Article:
Inside Dolly Parton's Relationship With Her Sister Stella Parton

Even before Dolly Parton made it big in the country music world, she had a gaggle of loyal fans by her side: Her brothers and sisters. The country music star has a whopping 11 siblings, ranging from 6 years older to 13 years younger than her. 

Several of Dolly's siblings share her passion for entertaining and have taken their own steps into the music industry. Of these, the most famous might be Stella Parton, who has forged a successful career in her own right. In 1975, Stella founded her record label, Soul, Country and Blues. She then released her debut album, "I Want to Hold You (In My Dreams Tonight)," whose titular single was a major hit. Over the years, she's released 39 albums featuring 32 charting singles. She has also starred in several touring Broadway shows, including "Seven Brides for Seven Brothers," "Best Little Whorehouse in Texas," "Pump Boys & Dinettes," and "Gentlemen Prefer Blondes."

Sisterhood isn't always a walk in the park, and that's especially true when both sisters exist in the public sphere. Stella and Dolly Parton haven't always seen eye to eye — but in the end, they always affirm their love for each other. Here, we take a look at the highlights of their sibling relationship.

Stella and Dolly Parton shared a room as children ... which led to some problems

Growing up, the Parton family struggled with extreme poverty. The cabin they lived in didn't have much wiggle room, so Dolly Parton and her siblings had to share a room. This sometimes proved difficult for Stella Parton, whose housekeeping habits were different from Dolly's. In a 2021 interview with Australian talk show Studio 10, Stella shared that Dolly was quite unkempt as a child. "I've always been kind of a neat freak, and she used to be kind of a messy person," Stella said. "I think a lot of that was because she was just so creative and she just had so much going on in her head."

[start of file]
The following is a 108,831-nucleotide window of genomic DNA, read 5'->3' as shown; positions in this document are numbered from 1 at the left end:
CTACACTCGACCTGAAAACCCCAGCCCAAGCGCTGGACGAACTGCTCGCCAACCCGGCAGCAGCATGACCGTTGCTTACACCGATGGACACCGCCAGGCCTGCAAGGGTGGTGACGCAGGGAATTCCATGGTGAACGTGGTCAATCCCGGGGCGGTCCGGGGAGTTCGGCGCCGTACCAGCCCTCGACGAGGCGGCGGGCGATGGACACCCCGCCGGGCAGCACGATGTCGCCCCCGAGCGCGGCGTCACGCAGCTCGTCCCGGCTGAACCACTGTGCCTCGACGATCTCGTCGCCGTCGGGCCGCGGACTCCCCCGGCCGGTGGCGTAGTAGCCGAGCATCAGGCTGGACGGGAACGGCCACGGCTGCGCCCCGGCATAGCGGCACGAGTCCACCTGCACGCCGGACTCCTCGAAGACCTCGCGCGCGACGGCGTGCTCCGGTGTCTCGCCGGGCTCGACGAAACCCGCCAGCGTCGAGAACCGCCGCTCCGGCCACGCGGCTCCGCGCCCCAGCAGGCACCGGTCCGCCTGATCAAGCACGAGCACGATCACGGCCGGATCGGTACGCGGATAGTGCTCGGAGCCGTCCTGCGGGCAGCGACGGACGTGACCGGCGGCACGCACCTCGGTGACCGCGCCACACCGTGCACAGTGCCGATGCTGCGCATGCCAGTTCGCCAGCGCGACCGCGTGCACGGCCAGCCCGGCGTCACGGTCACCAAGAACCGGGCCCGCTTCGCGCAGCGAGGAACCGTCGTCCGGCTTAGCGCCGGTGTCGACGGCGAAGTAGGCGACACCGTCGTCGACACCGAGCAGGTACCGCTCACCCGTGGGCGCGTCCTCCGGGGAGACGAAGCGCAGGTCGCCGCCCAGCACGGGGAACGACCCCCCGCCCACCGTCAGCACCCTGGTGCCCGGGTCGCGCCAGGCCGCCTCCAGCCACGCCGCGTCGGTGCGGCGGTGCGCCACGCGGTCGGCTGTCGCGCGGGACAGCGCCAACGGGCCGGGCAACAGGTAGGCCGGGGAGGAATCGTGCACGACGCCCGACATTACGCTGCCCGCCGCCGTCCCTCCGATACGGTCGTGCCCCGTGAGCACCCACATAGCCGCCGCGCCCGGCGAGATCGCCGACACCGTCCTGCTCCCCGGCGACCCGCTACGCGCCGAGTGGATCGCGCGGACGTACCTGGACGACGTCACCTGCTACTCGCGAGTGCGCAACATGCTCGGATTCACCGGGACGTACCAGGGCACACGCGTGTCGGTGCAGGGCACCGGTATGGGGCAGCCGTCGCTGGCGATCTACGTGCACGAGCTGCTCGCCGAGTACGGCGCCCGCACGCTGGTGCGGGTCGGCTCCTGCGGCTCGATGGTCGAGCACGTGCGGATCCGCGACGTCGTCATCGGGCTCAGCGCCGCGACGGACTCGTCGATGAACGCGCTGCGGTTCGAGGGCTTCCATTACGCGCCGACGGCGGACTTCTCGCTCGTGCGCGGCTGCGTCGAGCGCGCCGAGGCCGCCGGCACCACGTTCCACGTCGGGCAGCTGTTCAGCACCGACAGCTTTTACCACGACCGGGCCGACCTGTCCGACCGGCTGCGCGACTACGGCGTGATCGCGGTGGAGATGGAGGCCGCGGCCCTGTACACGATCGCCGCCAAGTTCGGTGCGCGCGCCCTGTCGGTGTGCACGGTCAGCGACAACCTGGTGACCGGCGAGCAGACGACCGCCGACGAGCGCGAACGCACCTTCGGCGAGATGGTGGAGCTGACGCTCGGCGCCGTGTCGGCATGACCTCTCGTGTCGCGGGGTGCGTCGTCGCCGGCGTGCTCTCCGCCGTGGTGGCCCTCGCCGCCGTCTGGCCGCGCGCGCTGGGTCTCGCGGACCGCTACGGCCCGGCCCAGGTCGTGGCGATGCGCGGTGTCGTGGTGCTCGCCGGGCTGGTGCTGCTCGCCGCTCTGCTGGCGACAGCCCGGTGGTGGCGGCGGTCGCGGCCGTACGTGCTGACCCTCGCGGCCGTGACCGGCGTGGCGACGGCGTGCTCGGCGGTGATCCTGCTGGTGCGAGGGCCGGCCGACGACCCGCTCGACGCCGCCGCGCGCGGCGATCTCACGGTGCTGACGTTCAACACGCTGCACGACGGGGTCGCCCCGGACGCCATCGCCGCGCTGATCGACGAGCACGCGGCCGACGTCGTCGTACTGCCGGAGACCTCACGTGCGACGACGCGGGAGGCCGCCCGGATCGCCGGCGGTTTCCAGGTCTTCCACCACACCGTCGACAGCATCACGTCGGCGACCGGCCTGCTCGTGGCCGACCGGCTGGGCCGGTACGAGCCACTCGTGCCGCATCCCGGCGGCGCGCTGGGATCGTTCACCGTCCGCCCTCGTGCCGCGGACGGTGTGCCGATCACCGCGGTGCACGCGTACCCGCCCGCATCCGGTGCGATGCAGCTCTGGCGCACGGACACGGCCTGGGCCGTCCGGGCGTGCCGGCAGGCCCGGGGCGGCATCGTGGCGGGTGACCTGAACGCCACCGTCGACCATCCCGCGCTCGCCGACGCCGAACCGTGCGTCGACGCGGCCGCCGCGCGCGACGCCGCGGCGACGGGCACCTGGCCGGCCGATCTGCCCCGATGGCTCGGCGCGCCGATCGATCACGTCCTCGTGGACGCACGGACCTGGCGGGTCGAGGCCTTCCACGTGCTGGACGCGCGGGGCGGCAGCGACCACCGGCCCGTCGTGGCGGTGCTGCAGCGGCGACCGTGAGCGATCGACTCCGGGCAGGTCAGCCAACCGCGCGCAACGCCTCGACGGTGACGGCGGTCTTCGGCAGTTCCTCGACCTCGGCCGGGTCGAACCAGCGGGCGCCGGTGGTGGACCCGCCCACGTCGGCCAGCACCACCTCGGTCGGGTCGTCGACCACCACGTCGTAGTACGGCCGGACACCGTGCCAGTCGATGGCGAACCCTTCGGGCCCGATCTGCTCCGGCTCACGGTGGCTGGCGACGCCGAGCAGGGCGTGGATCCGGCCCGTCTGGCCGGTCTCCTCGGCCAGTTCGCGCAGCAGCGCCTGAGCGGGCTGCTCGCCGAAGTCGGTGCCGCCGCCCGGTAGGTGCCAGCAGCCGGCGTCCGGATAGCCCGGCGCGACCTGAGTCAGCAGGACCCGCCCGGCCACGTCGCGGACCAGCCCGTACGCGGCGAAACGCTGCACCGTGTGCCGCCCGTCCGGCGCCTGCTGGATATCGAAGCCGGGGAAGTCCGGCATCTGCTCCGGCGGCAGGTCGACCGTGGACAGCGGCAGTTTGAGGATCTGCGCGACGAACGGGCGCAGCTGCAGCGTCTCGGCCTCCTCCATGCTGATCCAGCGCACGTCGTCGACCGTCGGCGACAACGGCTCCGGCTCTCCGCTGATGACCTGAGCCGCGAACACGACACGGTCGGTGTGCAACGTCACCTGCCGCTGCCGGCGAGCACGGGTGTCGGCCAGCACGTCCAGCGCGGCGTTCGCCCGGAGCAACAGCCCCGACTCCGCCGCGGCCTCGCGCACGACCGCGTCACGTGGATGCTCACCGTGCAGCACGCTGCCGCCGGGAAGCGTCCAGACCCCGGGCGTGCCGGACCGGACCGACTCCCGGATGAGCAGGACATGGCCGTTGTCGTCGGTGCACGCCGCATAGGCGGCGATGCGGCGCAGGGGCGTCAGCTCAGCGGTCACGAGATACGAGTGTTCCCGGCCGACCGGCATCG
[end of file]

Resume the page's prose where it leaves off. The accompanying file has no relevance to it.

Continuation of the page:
According to Classic Country Music, Stella and Dolly didn't just share a room — they shared a bed with a few other siblings, as well. This arrangement wasn't always fun for Dolly, given that her younger siblings had a habit of wetting the bed. During one of her concerts, Stella gave the crowd some additional insight into this chapter in her life. Stella had recently attended a show where Dolly "got right up on stage in front of everybody ... and told them that we used to pee in the bed when we was little." Stella verified that Dolly's words were true and contributed a detail of her own: "She neglected to tell them that we not only wet the bed, but we used to fight over who peed the biggest circle."

Growing up, Dolly and Stella Parton bickered

It's safe to say that, given their close quarters and strong personalities, sisters Stella and Dolly Parton didn't always get along growing up. In an appearance on the talk show "Vicki!" during the 1990s, Stella elaborated on her relationship with her big sis: "Dolly and I are close to the same age. She's three and a half years older than I am. I was kind of a pain in the butt to her. Because I was so close in age to her, I always wanted to do everything that she was doing."

At school, Stella felt estranged from Dolly because she wasn't quite mature enough to hang with her and her friends. "The main thing that I didn't like was that she loved to tell dirty jokes," she said. She explained that Dolly and her friends sat in the back of the school bus, but made Stella sit in the front away from them because she was too young to hear Dolly tell dirty jokes with the older kids. "That would just drive me crazy," Stella added, saying that this would cause the "bickering of two sisters." Stella always wanted to feel accepted by Dolly's gang, admitting that it was "never going to happen."

In the interview, Stella made sure to emphasize her closeness to Dolly despite it all: "I love her a lot. She loves me a lot, and I think we're a lot alike."

Dolly and Stella Parton started out singing together

Stella and Dolly Parton have always shared a love for singing. In an appearance on the "Porter Wagoner Show," Stella pointed out that they made their debut in the industry together. When Wagoner asked her, "Have you ever sung with Dolly?" she answered in the affirmative. "Yes! As a matter of fact, we started out singing as the original trio, my sisters Cassie, Dolly, and myself."